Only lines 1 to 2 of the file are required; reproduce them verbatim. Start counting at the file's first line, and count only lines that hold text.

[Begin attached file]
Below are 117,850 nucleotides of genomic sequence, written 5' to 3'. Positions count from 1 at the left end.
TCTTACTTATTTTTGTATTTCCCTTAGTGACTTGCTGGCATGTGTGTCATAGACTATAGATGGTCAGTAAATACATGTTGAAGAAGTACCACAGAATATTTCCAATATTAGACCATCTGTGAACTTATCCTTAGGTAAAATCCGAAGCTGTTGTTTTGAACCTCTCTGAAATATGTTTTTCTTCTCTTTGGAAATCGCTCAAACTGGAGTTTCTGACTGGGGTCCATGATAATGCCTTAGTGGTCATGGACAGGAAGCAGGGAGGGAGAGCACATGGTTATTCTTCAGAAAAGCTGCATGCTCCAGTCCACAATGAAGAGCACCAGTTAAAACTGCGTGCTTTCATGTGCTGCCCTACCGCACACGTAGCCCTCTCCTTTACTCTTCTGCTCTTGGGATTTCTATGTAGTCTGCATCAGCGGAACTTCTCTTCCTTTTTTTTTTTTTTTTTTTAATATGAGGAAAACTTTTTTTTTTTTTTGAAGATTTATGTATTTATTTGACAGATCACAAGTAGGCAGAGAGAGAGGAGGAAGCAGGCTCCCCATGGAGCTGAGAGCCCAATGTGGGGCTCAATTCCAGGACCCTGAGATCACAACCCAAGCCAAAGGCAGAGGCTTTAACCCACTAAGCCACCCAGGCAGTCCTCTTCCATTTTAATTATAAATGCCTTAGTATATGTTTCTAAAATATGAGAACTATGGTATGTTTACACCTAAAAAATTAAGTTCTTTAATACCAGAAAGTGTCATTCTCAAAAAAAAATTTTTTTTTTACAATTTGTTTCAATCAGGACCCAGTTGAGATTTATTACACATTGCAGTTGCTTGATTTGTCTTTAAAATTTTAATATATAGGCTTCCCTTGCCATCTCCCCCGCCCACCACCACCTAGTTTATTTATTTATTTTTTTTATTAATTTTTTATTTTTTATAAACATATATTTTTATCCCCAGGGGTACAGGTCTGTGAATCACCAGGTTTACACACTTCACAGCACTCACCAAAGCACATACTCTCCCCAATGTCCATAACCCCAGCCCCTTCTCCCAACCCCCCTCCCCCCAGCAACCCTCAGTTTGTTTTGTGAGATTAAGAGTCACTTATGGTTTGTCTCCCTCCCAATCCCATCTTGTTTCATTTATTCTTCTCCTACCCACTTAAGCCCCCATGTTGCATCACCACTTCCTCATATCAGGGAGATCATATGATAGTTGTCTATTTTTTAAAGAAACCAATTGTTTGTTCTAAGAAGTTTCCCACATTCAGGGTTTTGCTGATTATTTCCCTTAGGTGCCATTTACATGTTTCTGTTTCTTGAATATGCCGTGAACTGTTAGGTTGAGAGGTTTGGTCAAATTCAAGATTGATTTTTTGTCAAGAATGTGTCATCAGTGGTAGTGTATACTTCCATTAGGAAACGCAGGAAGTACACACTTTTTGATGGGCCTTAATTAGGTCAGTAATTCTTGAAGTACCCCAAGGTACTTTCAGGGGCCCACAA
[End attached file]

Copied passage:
Below are 117,850 nucleotides of genomic sequence, written 5' to 3'. Positions count from 1 at the left end.
TCTTACTTATTTTTGTATTTCCCTTAGTGACTTGCTGGCATGTGTGTCATAGACTATAGATGGTCAGTAAATACATGTTGAAGAAGTACCACAGAATATTTCCAATATTAGACCATCTGTGAACTTATCCTTAGGTAAAATCCGAAGCTGTTGTTTTGAACCTCTCTGAAATATGTTTTTCTTCTCTTTGGAAATCGCTCAAACTGGAGTTTCTGACTGGGGTCCATGATAATGCCTTAGTGGTCATGGACAGGAAGCAGGGAGGGAGAGCACATGGTTATTCTTCAGAAAAGCTGCATGCTCCAGTCCACAATGAAGAGCACCAGTTAAAACTGCGTGCTTTCATGTGCTGCCCTACCGCACACGTAGCCCTCTCCTTTACTCTTCTGCTCTTGGGATTTCTATGTAGTCTGCATCAGCGGAACTTCTCTTCCTTTTTTTTTTTTTTTTTTTAATATGAGGAAAACTTTTTTTTTTTTTTGAAGATTTATGTATTTATTTGACAGATCACAAGTAGGCAGAGAGAGAGGAGGAAGCAGGCTCCCCATGGAGCTGAGAGCCCAATGTGGGGCTCAATTCCAGGACCCTGAGATCACAACCCAAGCCAAAGGCAGAGGCTTTAACCCACTAAGCCACCCAGGCAGTCCTCTTCCATTTTAATTATAAATGCCTTAGTATATGTTTCTAAAATATGAGAACTATGGTATGTTTACACCTAAAAAATTAAGTTCTTTAATACCAGAAAGTGTCATTCTCAAAAAAAAATTTTTTTTTTACAATTTGTTTCAATCAGGACCCAGTTGAGATTTATTACACATTGCAGTTGCTTGATTTGTCTTTAAAATTTTAATATATAGGCTTCCCTTGCCATCTCCCCCGCCCACCACCACCTAGTTTATTTATTTATTTTTTTTATTAATTTTTTATTTTTTATAAACATATATTTTTATCCCCAGGGGTACAGGTCTGTGAATCACCAGGTTTACACACTTCACAGCACTCACCAAAGCACATACTCTCCCCAATGTCCATAACCCCAGCCCCTTCTCCCAACCCCCCTCCCCCCAGCAACCCTCAGTTTGTTTTGTGAGATTAAGAGTCACTTATGGTTTGTCTCCCTCCCAATCCCATCTTGTTTCATTTATTCTTCTCCTACCCACTTAAGCCCCCATGTTGCATCACCACTTCCTCATATCAGGGAGATCATATGATAGTTGTCTATTTTTTAAAGAAACCAATTGTTTGTTCTAAGAAGTTTCCCACATTCAGGGTTTTGCTGATTATTTCCCTTAGGTGCCATTTACATGTTTCTGTTTCTTGAATATGCCGTGAACTGTTAGGTTGAGAGGTTTGGTCAAATTCAAGATTGATTTTTTGTCAAGAATGTGTCATCAGTGGTAGTGTATACTTCCATTAGGAAACGCAGGAAGTACACACTTTTTGATGGGCCTTAATTAGGTCAGTAATTCTTGAAGTACCCCAAGGTACTTTCAGGGGCCCACAA